Reply by Deputy Director of the Information and Press Department Artyom Kozhin to a media question on Russia’s cultural and humanitarian cooperation with the African countries
Question: Foreign Minister Sergey Lavrov recently returned from a tour of a number of African countries. Various issues of Russian-African cooperation were discussed during talks in several countries. Education was regarded as a priority of cooperation. How important is education for the further development of Russia’s relations with the African states?
Artyom Kozhin: The Russian Federation is successfully implementing programmes of cultural and humanitarian cooperation with various African countries, which include contacts in education, science, culture, art, the media and sport. These efforts are aimed not only at consolidating cooperation with the African countries but also at resolving key African problems such as overcoming social inequality and the involvement of young Africans in sustainable economic development, to name a few.
Education is a major priority in our relations with Africa. Russian universities are open to African students. Apart from the main subjects they have programmes oriented towards key areas of the region’s public and economic life.
The importance of specialised knowledge is growing in conditions of globalisation and increasing use of information technology. Modern education projects are being created and will be carried out in this context. African specialists educated in Russia will help their countries use the advantages of high technology and enter a new stage of scientific and technological progress.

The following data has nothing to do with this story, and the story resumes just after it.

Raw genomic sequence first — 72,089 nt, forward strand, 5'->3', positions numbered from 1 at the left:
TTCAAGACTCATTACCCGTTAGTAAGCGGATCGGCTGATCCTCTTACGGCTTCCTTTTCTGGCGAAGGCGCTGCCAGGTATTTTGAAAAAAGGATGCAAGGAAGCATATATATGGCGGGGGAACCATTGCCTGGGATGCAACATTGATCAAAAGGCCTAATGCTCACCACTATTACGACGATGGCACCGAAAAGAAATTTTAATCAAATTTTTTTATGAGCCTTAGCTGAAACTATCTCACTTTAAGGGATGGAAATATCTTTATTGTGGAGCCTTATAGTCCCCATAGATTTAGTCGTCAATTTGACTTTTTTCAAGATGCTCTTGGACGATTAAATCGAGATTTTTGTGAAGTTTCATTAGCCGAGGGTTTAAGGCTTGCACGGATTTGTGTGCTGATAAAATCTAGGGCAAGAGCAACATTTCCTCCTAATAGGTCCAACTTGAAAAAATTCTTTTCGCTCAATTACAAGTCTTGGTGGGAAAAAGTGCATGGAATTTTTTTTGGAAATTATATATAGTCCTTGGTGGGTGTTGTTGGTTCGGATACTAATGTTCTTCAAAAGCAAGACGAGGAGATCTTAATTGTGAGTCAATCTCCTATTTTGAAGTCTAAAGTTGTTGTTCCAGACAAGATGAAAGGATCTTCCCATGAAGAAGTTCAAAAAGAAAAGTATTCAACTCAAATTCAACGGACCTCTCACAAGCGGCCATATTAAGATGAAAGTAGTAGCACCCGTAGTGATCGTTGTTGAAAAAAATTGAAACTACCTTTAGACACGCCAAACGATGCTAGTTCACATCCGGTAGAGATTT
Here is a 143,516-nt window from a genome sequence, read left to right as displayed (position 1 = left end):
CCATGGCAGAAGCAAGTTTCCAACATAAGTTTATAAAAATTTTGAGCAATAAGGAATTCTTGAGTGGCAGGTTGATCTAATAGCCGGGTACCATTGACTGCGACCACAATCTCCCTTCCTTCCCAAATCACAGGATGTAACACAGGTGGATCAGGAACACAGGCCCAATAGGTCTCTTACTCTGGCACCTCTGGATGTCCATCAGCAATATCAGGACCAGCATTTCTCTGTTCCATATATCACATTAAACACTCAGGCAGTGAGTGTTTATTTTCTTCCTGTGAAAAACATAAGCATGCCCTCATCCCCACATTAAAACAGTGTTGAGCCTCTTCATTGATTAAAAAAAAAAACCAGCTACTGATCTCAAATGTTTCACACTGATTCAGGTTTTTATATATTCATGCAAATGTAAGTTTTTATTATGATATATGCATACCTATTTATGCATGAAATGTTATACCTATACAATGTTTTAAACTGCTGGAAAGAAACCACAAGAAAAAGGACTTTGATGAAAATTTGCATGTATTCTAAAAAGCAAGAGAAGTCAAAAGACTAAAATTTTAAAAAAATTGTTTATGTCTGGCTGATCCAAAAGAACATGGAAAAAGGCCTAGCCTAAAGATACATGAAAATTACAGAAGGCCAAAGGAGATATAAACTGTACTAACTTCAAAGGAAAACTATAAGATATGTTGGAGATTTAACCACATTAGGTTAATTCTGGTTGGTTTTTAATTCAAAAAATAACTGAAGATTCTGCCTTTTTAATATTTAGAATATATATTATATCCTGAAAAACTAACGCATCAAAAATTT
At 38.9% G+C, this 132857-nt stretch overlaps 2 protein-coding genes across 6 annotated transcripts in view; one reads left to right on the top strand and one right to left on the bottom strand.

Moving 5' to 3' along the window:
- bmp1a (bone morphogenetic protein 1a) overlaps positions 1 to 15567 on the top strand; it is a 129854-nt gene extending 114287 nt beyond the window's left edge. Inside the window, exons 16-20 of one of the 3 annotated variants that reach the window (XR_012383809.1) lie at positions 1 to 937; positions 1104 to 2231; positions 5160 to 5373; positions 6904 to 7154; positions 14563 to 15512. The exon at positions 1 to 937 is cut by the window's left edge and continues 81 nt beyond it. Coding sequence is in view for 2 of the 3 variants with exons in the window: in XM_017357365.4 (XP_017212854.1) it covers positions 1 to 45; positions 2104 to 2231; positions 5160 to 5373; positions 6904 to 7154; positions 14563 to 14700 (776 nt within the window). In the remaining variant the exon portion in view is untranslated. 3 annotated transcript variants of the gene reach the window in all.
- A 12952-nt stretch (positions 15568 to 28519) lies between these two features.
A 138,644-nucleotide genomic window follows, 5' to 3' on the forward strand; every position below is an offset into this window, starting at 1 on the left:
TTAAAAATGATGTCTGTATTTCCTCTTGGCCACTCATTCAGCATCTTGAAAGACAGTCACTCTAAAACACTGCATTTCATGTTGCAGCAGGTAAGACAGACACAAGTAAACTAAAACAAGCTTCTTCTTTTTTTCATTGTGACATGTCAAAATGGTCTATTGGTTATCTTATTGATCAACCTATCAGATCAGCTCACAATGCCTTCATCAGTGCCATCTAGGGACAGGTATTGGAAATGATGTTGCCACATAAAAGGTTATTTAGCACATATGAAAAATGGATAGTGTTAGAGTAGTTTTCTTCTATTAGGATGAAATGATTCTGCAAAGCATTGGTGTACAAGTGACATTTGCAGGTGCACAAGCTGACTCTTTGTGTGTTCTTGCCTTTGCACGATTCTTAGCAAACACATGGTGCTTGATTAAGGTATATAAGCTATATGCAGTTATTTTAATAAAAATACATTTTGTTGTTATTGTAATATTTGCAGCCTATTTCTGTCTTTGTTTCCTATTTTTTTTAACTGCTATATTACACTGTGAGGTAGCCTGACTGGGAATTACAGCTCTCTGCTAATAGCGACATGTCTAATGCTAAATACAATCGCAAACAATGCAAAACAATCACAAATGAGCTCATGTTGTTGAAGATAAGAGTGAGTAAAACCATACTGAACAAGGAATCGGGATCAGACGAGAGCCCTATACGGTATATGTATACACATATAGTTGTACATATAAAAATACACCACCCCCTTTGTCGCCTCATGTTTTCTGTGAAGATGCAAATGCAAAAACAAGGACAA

This area fully conforms to the goals and tasks of Russian foreign policy.
In practical terms, more than 1,800 people from 50 African states were admitted to Russian universities in 2017. In all, about 15,000 Africans study in Russia at present, including about 4,000 whose education is funded by Russia. Other Africans study on a contract basis.
During his tour of African countries, Mr Lavrov held talks with Chairperson of the African Union Commission Moussa Faki Mahamat. Following the talks, the officials published a joint statement in which they described education, science and technology as priorities in further cooperation. In this context, Russia and Africa plan to develop partnerships between Pan African University and Russian universities, including the implementation of scholarship programmes with an emphasis on the education of natural sciences and mathematics teachers. Russia reaffirmed its interest in developing the current practice of organising the practical training of African diplomats at the Diplomatic Academy of the Foreign Ministry.